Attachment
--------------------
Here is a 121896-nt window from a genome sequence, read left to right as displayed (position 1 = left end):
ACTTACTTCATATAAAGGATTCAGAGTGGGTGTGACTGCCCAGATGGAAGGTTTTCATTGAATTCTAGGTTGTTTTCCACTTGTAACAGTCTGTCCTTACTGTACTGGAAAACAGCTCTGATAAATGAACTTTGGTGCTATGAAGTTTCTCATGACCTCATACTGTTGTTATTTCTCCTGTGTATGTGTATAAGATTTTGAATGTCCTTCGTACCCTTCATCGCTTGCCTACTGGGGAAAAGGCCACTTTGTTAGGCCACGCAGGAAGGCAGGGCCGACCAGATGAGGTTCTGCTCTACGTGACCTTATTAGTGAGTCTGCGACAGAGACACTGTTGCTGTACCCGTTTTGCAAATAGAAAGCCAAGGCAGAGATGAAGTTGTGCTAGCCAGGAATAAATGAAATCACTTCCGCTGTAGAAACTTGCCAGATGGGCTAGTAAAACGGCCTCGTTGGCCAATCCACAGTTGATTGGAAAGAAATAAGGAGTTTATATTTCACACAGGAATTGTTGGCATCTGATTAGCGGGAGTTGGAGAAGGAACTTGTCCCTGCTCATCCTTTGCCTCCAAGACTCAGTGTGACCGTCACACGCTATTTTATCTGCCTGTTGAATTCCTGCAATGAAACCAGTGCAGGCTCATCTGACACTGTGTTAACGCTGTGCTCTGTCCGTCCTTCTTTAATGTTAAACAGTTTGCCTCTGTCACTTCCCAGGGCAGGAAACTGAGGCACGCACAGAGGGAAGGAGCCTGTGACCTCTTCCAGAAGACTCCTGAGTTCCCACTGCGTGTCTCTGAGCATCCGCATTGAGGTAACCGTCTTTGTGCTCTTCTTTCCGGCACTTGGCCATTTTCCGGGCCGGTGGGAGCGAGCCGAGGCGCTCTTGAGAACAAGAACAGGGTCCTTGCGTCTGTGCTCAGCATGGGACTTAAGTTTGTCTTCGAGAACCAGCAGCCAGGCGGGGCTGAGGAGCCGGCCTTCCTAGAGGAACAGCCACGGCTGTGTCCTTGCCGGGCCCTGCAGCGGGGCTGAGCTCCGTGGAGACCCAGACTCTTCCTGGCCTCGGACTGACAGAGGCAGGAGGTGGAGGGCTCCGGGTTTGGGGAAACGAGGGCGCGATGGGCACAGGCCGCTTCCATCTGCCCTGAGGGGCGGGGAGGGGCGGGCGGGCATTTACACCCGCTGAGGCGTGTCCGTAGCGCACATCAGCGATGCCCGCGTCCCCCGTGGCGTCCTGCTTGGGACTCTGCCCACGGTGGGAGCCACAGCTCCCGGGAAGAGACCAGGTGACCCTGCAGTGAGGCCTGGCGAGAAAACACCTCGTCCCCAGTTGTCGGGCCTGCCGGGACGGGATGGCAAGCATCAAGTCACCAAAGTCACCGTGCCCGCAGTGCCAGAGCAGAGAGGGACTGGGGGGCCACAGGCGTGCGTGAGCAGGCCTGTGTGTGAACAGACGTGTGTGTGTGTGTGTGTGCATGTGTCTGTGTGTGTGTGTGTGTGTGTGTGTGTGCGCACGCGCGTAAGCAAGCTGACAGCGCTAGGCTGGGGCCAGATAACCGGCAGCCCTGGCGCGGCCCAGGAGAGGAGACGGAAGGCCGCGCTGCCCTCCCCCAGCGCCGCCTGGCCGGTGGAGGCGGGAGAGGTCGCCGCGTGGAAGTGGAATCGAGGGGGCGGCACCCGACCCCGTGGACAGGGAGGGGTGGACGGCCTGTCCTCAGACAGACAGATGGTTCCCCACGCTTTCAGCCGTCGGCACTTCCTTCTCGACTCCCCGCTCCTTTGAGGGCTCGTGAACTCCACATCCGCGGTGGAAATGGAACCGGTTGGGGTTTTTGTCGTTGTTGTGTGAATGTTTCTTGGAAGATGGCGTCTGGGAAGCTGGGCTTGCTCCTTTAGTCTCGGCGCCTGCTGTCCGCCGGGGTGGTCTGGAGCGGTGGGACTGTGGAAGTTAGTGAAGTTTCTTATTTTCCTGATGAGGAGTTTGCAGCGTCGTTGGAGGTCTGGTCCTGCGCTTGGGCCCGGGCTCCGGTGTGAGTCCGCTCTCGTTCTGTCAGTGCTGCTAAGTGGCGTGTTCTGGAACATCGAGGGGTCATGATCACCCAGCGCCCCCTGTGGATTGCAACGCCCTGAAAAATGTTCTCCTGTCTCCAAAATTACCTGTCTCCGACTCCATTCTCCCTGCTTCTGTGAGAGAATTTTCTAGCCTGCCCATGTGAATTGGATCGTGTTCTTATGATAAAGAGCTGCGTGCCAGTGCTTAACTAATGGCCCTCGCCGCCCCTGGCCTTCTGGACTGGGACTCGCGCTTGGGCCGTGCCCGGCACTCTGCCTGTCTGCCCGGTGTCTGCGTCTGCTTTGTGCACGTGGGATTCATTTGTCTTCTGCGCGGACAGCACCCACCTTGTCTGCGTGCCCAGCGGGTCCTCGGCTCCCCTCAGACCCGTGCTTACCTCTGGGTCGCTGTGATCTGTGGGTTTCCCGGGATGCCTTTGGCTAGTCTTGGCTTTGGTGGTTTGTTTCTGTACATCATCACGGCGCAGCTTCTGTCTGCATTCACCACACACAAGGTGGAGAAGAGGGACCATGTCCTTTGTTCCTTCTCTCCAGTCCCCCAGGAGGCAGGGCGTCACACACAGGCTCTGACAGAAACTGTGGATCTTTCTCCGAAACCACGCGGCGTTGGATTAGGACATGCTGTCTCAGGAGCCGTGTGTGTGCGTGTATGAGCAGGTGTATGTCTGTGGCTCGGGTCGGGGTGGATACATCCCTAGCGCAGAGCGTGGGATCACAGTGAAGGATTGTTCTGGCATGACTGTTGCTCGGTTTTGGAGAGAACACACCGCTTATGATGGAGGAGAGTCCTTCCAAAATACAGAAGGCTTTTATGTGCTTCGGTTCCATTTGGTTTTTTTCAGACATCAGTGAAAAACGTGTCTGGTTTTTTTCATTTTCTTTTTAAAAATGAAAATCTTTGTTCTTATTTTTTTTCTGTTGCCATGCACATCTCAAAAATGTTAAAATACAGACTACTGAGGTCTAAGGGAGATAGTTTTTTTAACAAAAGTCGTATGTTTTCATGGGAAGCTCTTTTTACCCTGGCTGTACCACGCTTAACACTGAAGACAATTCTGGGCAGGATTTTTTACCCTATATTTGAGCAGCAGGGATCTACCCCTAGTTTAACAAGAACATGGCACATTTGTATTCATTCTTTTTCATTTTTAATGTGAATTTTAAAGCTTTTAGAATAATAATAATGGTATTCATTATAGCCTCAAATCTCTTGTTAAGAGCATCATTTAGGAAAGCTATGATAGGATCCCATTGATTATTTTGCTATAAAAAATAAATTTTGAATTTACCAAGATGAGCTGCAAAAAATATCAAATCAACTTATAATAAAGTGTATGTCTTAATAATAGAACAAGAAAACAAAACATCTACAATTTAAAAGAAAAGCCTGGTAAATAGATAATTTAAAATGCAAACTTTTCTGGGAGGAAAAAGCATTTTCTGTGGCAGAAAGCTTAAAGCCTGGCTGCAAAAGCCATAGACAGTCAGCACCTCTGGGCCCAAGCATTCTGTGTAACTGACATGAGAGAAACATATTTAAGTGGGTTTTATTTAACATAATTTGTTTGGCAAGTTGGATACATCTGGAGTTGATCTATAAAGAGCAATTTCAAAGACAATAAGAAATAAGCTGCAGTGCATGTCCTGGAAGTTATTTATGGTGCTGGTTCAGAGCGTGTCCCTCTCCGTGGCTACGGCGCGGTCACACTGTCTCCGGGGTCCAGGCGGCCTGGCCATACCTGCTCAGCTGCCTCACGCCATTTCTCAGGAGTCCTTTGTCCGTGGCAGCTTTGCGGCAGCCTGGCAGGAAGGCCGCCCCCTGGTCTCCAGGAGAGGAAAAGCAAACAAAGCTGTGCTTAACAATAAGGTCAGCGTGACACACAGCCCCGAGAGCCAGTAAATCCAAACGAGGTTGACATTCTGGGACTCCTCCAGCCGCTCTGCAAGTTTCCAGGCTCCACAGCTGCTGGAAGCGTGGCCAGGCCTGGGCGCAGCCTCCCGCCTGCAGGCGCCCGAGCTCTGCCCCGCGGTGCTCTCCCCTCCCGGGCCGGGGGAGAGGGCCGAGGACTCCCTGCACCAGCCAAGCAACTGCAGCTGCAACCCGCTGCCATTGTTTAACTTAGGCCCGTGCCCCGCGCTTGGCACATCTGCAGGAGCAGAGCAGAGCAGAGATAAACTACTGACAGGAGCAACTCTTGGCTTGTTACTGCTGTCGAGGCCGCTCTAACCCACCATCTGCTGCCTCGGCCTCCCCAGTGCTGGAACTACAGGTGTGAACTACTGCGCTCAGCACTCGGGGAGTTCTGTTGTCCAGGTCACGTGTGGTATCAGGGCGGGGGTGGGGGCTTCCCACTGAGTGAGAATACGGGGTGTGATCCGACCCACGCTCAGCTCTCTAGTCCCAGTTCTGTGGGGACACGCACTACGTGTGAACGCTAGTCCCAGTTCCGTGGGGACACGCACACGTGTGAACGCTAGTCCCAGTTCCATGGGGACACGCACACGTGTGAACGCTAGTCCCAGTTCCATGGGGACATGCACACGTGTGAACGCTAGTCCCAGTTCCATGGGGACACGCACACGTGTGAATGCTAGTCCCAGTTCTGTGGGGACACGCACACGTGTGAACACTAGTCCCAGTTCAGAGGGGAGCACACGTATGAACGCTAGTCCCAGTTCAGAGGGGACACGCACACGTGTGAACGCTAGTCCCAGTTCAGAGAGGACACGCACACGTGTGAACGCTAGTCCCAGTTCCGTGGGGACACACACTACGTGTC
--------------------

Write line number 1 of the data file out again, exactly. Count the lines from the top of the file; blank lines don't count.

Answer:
Here is a 121896-nt window from a genome sequence, read left to right as displayed (position 1 = left end):